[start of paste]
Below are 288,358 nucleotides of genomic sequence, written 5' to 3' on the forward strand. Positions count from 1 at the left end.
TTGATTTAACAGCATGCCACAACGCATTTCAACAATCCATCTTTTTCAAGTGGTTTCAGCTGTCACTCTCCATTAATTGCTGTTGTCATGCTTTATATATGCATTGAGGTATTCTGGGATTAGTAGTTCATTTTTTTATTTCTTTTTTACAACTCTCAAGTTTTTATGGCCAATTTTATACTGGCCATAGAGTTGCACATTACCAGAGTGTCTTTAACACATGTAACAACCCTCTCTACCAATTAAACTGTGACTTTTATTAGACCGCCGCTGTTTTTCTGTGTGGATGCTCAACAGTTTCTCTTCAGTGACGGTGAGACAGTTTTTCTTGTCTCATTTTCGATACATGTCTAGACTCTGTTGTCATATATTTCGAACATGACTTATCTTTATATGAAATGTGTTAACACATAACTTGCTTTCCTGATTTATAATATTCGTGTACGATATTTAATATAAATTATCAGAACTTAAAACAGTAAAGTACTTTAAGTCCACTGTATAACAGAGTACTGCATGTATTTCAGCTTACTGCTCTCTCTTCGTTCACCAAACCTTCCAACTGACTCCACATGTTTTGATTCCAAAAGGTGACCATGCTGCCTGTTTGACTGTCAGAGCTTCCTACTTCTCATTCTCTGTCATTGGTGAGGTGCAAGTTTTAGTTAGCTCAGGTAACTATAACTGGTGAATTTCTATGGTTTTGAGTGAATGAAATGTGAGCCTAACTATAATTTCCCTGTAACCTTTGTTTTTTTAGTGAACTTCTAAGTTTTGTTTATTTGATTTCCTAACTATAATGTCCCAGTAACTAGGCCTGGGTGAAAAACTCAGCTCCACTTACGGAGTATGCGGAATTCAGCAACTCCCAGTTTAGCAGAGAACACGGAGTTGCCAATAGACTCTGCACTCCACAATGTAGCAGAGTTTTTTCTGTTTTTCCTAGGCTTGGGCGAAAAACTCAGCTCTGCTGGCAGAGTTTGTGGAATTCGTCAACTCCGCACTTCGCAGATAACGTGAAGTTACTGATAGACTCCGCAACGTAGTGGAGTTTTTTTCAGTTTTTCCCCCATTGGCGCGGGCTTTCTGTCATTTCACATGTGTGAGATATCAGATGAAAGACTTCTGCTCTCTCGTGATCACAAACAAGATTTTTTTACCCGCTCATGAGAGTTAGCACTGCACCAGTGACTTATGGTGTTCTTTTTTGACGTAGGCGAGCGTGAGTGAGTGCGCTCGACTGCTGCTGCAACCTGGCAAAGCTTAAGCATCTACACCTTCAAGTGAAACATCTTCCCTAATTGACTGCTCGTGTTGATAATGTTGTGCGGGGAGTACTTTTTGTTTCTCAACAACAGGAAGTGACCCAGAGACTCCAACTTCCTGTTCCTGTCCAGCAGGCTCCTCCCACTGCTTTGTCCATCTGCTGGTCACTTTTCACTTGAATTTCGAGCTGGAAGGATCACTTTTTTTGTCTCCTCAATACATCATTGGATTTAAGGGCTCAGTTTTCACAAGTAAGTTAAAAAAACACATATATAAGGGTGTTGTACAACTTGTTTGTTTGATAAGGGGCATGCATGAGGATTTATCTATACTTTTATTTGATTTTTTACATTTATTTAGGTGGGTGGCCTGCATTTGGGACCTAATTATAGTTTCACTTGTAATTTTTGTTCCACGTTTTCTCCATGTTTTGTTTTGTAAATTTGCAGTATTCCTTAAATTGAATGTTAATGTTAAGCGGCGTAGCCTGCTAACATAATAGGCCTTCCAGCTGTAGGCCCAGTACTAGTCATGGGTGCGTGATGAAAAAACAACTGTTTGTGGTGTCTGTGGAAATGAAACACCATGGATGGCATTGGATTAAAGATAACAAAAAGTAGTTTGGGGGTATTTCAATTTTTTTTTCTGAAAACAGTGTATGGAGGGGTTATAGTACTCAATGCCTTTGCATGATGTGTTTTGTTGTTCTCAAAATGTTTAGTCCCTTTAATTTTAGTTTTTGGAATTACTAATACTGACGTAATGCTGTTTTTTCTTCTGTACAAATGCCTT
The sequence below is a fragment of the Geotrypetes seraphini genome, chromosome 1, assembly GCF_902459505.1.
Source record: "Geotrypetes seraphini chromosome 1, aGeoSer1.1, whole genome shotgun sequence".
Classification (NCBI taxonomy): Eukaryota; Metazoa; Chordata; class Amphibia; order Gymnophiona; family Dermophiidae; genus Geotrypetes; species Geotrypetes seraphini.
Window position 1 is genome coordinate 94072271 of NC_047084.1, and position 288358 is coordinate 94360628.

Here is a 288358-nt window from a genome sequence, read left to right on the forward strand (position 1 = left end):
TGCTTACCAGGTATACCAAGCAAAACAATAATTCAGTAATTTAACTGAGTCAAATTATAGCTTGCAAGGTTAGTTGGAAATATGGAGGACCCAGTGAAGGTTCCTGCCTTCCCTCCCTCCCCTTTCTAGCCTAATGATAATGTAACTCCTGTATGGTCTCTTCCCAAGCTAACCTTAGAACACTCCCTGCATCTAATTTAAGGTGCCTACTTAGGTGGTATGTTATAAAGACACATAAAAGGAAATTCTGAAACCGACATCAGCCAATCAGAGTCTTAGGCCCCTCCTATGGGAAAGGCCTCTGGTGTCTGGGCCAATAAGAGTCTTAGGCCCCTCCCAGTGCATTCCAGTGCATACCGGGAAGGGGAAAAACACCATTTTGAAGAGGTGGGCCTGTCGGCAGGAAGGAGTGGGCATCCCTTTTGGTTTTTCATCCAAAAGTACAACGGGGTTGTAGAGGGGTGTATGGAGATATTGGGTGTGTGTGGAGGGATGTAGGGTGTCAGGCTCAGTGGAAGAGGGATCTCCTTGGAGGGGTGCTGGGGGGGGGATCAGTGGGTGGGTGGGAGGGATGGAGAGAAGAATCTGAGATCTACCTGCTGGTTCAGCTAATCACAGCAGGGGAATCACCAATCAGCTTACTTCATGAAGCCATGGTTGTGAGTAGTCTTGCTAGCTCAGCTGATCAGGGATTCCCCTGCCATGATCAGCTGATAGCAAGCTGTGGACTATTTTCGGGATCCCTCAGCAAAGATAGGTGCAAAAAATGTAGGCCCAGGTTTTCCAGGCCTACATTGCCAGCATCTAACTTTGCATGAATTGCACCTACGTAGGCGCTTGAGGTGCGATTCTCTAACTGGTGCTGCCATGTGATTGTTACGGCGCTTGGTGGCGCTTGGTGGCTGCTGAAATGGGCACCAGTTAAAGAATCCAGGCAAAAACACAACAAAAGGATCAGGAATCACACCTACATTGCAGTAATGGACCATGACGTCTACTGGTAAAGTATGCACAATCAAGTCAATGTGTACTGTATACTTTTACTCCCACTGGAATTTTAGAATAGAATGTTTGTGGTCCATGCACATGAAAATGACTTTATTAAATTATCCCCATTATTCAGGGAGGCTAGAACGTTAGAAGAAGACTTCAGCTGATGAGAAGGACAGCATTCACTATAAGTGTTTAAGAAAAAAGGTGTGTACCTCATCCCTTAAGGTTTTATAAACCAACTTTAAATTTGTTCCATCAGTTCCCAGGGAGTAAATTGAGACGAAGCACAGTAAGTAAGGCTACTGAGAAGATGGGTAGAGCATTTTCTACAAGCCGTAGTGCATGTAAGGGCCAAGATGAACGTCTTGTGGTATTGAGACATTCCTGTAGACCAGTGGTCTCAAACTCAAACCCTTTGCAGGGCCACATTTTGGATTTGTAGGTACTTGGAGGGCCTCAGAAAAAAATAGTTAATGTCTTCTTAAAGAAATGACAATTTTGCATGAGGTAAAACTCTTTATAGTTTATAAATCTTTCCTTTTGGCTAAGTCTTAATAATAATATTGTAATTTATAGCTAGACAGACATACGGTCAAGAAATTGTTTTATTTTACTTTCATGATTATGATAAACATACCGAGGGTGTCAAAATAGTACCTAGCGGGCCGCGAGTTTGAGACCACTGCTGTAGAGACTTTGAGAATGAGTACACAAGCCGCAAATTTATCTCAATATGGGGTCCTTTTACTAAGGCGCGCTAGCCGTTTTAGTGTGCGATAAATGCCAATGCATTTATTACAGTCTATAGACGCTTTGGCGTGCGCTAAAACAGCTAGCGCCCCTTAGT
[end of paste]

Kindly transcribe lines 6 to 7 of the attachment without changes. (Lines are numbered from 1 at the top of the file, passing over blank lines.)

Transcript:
Window position 1 is genome coordinate 94072271 of NC_047084.1, and position 288358 is coordinate 94360628.

Here is a 288358-nt window from a genome sequence, read left to right on the forward strand (position 1 = left end):